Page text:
Just right-click on the node output and view in 3D, or by dragging/dropping the thumbnail into the 3D view, and selecting "Latitude/Longitude Panorama" to display the HDR map in the 3D viewport.

The advantage of this HDR map is that it can be reused later in almost all 3D software. We will use iRay in combination with a Substance Designer graph to design our lighting.

Just like framing, light plays a fundamental role in the construction of an image. Light is our instrument to highlight the details of the object, give it depth, amplify curves, guide the eye. This seat designed by Faurecia is composed of many materials that react differently to the light and give strong visual rhythm.

We start by using only one light source with the node "Panorama Shape" which will be our main source, also called Key Light. With its many parameters, the node "Panorama Shape" is perfect for creating a light box, such as those found in real photo studios.

You can also change its position, size, and rotation directly in the 2D view. This is very convenient for quickly setting your light while viewing the result in the 3D view.

Then with the settings Hotspot and Shape, it is possible to create beautiful gradations of light that will give our seat volume.

Once the main light is set, we can add a second light source via a second node, "Panorama Shape", that we associate with the first with a Blend node in Copy mode.

This second light source is very often used to add a visual accent. It is a touch of light that’s often quite powerful but very targeted, that punctually enhances the main lighting.

Finally, for the views of the entire seat, I added a gradient of light over the entire surface of the HDR map to give a base of reflections on the entire object and the ground. This is not always necessary for close-ups.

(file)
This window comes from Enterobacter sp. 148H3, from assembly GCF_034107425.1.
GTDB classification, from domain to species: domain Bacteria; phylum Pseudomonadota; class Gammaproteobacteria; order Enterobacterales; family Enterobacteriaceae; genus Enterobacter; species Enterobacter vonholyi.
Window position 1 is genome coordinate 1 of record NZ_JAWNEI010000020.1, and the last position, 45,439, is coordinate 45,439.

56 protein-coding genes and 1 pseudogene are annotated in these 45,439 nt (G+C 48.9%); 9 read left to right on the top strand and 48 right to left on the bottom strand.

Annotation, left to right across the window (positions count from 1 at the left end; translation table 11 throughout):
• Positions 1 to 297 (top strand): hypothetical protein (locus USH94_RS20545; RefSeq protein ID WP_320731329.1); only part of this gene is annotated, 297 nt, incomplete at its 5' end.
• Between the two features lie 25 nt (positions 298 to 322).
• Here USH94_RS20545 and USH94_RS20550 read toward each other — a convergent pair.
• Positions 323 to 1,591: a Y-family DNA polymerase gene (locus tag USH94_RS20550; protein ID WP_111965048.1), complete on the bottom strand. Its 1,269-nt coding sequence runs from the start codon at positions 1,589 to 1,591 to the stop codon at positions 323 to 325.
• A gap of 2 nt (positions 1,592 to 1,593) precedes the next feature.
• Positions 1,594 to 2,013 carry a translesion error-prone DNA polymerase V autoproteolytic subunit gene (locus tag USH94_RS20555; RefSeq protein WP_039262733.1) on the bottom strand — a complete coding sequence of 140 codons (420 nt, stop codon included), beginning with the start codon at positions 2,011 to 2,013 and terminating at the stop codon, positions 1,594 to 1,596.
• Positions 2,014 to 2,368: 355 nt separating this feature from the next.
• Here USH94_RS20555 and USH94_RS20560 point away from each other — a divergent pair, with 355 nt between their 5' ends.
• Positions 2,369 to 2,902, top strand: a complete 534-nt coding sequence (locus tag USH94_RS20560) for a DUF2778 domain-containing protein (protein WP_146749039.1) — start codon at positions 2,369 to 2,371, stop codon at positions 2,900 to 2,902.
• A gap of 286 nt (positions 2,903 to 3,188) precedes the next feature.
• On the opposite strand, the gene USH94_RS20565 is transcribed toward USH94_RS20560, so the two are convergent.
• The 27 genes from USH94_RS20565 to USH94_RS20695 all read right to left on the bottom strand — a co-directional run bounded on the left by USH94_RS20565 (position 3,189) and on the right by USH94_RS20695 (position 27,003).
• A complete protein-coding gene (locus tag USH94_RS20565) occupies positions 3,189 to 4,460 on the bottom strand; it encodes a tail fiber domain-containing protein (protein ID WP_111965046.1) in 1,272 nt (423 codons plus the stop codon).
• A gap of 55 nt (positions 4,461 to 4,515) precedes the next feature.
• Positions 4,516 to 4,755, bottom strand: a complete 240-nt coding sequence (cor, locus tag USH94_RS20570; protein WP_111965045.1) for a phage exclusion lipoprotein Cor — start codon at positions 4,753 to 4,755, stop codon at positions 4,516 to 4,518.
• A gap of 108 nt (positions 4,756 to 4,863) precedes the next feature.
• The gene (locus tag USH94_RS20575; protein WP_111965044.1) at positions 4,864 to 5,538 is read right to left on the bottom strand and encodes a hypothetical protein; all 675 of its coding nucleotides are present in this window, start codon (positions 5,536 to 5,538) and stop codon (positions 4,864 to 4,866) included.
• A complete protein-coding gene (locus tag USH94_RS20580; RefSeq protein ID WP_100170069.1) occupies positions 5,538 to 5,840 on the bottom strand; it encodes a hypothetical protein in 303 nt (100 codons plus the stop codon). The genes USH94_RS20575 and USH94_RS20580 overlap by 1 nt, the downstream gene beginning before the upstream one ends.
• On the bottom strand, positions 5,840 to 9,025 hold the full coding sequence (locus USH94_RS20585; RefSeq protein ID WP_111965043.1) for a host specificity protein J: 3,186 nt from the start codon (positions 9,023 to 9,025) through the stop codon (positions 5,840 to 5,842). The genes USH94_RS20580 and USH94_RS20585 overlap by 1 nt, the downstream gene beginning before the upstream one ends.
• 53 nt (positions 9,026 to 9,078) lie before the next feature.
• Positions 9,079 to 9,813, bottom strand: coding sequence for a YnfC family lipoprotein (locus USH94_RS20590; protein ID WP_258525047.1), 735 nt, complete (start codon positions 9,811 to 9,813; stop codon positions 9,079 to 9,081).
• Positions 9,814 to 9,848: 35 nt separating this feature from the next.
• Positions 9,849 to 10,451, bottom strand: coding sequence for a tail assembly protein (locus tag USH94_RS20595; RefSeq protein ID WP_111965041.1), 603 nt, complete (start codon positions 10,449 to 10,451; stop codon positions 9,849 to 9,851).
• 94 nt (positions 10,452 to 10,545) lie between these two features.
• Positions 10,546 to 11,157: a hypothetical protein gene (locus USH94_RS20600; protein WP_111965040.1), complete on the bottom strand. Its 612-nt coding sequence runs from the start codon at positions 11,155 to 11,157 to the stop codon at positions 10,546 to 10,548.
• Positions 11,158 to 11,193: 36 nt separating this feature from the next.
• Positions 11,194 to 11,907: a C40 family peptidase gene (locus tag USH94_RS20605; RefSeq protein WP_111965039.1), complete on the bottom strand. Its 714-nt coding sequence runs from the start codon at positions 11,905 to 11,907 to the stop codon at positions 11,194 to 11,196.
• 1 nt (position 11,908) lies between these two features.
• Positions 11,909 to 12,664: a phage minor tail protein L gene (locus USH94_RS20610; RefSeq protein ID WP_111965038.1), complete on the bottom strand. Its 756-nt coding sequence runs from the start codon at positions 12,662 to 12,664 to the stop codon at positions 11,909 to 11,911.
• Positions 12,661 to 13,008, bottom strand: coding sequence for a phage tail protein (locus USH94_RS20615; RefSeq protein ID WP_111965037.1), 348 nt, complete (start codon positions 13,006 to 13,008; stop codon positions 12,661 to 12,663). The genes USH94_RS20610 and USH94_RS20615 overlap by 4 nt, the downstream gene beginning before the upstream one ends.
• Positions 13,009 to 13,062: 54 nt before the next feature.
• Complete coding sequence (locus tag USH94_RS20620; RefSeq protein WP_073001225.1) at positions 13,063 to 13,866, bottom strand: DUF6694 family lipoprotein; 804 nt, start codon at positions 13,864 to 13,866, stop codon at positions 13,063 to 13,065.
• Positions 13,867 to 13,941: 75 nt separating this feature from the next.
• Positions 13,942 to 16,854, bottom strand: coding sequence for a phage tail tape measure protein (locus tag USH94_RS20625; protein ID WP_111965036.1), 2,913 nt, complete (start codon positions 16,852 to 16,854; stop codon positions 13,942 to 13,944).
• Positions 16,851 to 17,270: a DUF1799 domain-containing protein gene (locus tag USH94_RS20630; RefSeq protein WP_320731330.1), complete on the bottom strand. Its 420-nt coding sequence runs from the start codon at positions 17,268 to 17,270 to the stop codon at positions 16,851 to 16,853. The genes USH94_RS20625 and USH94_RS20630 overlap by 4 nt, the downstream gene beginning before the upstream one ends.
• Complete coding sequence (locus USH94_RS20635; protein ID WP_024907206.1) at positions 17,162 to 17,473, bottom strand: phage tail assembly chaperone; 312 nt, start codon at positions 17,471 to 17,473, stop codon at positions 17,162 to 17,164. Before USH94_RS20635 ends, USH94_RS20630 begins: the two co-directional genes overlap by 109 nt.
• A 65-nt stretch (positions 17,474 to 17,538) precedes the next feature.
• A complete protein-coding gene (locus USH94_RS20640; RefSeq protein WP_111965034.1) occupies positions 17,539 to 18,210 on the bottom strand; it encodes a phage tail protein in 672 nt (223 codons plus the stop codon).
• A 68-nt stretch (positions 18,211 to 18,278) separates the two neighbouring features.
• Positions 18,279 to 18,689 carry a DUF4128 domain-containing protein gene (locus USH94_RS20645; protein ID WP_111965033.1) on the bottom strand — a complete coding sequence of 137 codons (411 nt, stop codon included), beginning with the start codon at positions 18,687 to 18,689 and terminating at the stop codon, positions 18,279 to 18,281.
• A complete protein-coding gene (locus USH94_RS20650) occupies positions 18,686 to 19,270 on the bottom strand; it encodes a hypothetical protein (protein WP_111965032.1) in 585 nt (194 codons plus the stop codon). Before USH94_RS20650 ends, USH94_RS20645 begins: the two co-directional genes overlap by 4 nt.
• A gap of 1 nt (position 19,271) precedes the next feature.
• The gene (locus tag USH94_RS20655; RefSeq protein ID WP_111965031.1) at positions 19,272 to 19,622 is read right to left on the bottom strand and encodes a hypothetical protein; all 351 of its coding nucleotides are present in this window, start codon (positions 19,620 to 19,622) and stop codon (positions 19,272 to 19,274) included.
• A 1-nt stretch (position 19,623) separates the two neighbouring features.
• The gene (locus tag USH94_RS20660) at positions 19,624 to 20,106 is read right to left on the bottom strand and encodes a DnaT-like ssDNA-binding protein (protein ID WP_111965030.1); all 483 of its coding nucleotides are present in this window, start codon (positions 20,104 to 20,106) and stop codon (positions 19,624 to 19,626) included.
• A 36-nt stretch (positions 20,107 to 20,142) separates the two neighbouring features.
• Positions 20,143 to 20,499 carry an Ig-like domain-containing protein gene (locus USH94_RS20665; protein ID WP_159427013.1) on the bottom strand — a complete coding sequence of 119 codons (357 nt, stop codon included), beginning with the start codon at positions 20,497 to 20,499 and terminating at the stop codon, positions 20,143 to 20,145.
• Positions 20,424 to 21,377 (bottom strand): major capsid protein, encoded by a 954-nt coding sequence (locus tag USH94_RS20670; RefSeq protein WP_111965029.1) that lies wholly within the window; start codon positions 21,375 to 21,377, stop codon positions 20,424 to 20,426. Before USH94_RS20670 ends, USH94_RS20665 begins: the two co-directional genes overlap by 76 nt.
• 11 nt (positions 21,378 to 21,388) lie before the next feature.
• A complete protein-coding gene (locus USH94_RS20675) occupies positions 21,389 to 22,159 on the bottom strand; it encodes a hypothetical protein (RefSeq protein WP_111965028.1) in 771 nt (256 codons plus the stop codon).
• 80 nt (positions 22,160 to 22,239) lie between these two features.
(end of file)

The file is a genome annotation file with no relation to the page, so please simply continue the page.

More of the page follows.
The huge advantage of Substance Designer is to be able to quickly build a lighting set by point of view. This adds flexibility to the essential image creation, to quickly iterate on the lighting environment that will best suit our headquarters.

It’s interesting to observe how light reacts differently to leathers and plastics even though they are all black. The superb design of the seat covered by these materials is all the more visible.

Here is the final graph done in Substance Designer:

Following this step by step tutorial, we can create one lighting for each point of view, that's mean one HDR map per camera in Substance Designer.

Conclusion

Marion: I see Substance as a research tool as well as a rendering tool. I want to use it to communicate on my projects. Being able to present the final object in a realistic way before it is done is super-important in order to show how the materials will look and behave.

I could use Substance on my coming projects for sure - for entire car interiors, for instance. I’ve so far found it difficult to have realistic renderings on a closed interior, especially for the lower areas where setting the lights is complex.

Want to know more about Substance in Automotive? Take a look at how we created automotive interior 1 & interior 2 materials dedicated to color and trim designers and viz experts, or directly browse the automotive materials on Substance Source.